The question begs to be asked. Is there a cure for fear of writing? Am I here to tell you've I've discovered the antidote?
"Quick', you say. 'Spit it out! I believe in faith healing! Heal me with your words!'
I am here to tell you there is no cure for fear of writing, except to feel it and use it in your work. The fear is part of the process and part of what deepens your cognition. The fear itself is not the poison. The slow poison is the paralysis that results from trying to clench around your fear and isolate it. You can't purge it like a cancerous cell, unless you are prepared to lose an essential function. You can't purge your fear and find a lasting cure because it's something that belongs to you.
When your fear is embraced and acknowledged as an integral part of you, it becomes transformative. It becomes a moving energy that informs your work and gives you the courage to accept yourself.
There is nothing I can tell you that will do as much for you as your own process of embracing the fear. When you empower your fear, you will see the myths drop away. Haven't you always been told that if you 'buy into' fear, dire things will happen? You will become a 'negative' person. People will shun you. Your negativity will draw bad luck or even accidents into your life.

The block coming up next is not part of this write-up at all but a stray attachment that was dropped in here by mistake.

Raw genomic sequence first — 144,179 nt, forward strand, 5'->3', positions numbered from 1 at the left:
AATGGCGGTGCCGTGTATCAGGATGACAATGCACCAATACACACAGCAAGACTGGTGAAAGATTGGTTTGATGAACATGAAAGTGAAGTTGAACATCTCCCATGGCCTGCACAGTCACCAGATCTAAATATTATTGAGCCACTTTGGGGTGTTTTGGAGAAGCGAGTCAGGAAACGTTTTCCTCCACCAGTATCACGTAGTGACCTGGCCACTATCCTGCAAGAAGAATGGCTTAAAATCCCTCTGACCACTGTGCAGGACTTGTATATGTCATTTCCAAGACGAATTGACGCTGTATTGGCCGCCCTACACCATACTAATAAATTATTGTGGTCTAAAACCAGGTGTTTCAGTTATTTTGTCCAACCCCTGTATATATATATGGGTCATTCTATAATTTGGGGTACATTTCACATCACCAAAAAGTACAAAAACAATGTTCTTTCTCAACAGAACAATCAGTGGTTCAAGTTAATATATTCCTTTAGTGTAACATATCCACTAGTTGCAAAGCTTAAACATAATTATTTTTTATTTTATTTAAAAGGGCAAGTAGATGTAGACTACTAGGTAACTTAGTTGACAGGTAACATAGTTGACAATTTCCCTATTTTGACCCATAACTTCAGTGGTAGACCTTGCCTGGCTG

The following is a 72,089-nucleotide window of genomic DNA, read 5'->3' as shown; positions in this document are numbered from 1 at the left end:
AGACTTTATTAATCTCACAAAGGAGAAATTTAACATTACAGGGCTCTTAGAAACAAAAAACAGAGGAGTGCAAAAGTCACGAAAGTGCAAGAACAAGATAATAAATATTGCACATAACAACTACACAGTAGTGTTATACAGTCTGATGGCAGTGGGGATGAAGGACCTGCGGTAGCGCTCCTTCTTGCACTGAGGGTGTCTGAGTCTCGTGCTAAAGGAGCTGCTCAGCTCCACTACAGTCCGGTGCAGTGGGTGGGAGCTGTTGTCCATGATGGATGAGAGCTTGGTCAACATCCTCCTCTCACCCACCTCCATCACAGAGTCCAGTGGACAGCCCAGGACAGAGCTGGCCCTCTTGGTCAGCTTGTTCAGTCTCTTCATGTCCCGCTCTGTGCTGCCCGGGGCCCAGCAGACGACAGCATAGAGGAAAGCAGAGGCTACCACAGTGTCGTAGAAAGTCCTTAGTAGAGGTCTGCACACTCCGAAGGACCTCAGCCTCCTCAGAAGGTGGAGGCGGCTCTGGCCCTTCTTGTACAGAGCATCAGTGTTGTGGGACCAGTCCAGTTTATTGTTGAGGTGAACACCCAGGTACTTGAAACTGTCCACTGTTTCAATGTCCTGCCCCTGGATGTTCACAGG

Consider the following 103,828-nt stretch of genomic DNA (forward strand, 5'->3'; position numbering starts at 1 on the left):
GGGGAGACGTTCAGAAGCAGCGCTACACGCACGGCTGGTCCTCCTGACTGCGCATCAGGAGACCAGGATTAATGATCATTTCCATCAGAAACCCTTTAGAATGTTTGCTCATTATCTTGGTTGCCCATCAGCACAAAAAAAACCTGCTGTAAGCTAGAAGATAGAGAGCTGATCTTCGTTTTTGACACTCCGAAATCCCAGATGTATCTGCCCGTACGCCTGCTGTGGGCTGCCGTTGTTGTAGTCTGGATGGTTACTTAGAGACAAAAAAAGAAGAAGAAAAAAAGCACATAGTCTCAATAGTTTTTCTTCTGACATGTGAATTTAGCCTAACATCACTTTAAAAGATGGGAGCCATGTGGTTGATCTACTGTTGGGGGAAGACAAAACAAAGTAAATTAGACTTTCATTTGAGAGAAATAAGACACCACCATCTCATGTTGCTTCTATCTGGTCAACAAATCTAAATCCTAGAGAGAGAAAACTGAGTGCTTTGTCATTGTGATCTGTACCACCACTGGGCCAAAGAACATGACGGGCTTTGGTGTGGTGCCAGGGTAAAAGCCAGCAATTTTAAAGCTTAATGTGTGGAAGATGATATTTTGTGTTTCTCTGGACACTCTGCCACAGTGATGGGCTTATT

This old wives' tale originates from a simple but profound misunderstanding of fear. When the channels of what could be or should be evolutionary fear are shut down, peoples' lives are cramped and their potential has only limited energy to work with. Look around you for a day or two and observe this happening. There are examples everywhere, both within and without.
The fear itself is blamed for this crippling effect, rather than the continual reflex act of shutting down the flow of this energy. Fear has a bad name and we've been taught to control it or expunge it from our lives. We can carry on the tradition and shoot the messenger, or we can allow the fear to help us widen our boundaries.
Learning to allow your fear to vibrate is a surprising adventure. You will find beauty inside yourself that you didn't believe could be there. You will grow to like yourself more. People will want you around. Your experiences will bring you riches. And maybe best of all -- you will take off as a writer.
This article was excerpted with permission from
Milli Thornton's book "Fear of Writing", ©1999.
MILLI THORNTON was born in the Unites States and has been suffering from fear of writing for most of her life. She migrated to Australia with her family at age twelve. After 25 years in her beloved Australia, Milli returned to the United States. She is a recovering writer and she follows a daily program of fun, irreverence, and muscular word therapy in her ongoing struggle to live with her affliction. For more info, visit www.fearofwriting.com